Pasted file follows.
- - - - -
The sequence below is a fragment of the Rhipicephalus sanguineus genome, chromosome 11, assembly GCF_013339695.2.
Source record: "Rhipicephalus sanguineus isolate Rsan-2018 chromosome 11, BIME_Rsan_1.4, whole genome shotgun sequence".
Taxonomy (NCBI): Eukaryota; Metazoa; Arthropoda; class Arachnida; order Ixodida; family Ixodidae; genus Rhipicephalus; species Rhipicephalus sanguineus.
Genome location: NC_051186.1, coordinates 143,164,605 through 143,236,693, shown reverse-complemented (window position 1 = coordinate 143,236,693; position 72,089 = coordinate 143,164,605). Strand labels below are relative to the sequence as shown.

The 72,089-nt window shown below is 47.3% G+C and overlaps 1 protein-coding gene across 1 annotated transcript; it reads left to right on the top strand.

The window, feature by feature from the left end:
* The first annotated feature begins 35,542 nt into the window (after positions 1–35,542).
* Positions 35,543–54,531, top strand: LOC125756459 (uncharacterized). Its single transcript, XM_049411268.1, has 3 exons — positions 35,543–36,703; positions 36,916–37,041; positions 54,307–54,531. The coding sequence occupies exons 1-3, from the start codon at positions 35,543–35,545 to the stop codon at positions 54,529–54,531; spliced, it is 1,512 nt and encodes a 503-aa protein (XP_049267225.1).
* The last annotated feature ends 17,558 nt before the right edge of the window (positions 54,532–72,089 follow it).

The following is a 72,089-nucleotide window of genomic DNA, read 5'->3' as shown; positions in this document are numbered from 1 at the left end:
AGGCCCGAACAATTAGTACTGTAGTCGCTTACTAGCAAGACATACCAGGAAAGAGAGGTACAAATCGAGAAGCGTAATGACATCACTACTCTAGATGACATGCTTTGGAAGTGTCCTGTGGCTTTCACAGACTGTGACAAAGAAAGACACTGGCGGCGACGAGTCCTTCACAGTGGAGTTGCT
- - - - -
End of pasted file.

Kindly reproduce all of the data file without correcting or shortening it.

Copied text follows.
The sequence below is a fragment of the Rhipicephalus sanguineus genome, chromosome 11, assembly GCF_013339695.2.
Source record: "Rhipicephalus sanguineus isolate Rsan-2018 chromosome 11, BIME_Rsan_1.4, whole genome shotgun sequence".
Taxonomy (NCBI): Eukaryota; Metazoa; Arthropoda; class Arachnida; order Ixodida; family Ixodidae; genus Rhipicephalus; species Rhipicephalus sanguineus.
Genome location: NC_051186.1, coordinates 143,164,605 through 143,236,693, shown reverse-complemented (window position 1 = coordinate 143,236,693; position 72,089 = coordinate 143,164,605). Strand labels below are relative to the sequence as shown.

The 72,089-nt window shown below is 47.3% G+C and overlaps 1 protein-coding gene across 1 annotated transcript; it reads left to right on the top strand.

The window, feature by feature from the left end:
* The first annotated feature begins 35,542 nt into the window (after positions 1–35,542).
* Positions 35,543–54,531, top strand: LOC125756459 (uncharacterized). Its single transcript, XM_049411268.1, has 3 exons — positions 35,543–36,703; positions 36,916–37,041; positions 54,307–54,531. The coding sequence occupies exons 1-3, from the start codon at positions 35,543–35,545 to the stop codon at positions 54,529–54,531; spliced, it is 1,512 nt and encodes a 503-aa protein (XP_049267225.1).
* The last annotated feature ends 17,558 nt before the right edge of the window (positions 54,532–72,089 follow it).

The following is a 72,089-nucleotide window of genomic DNA, read 5'->3' as shown; positions in this document are numbered from 1 at the left end:
AGGCCCGAACAATTAGTACTGTAGTCGCTTACTAGCAAGACATACCAGGAAAGAGAGGTACAAATCGAGAAGCGTAATGACATCACTACTCTAGATGACATGCTTTGGAAGTGTCCTGTGGCTTTCACAGACTGTGACAAAGAAAGACACTGGCGGCGACGAGTCCTTCACAGTGGAGTTGCT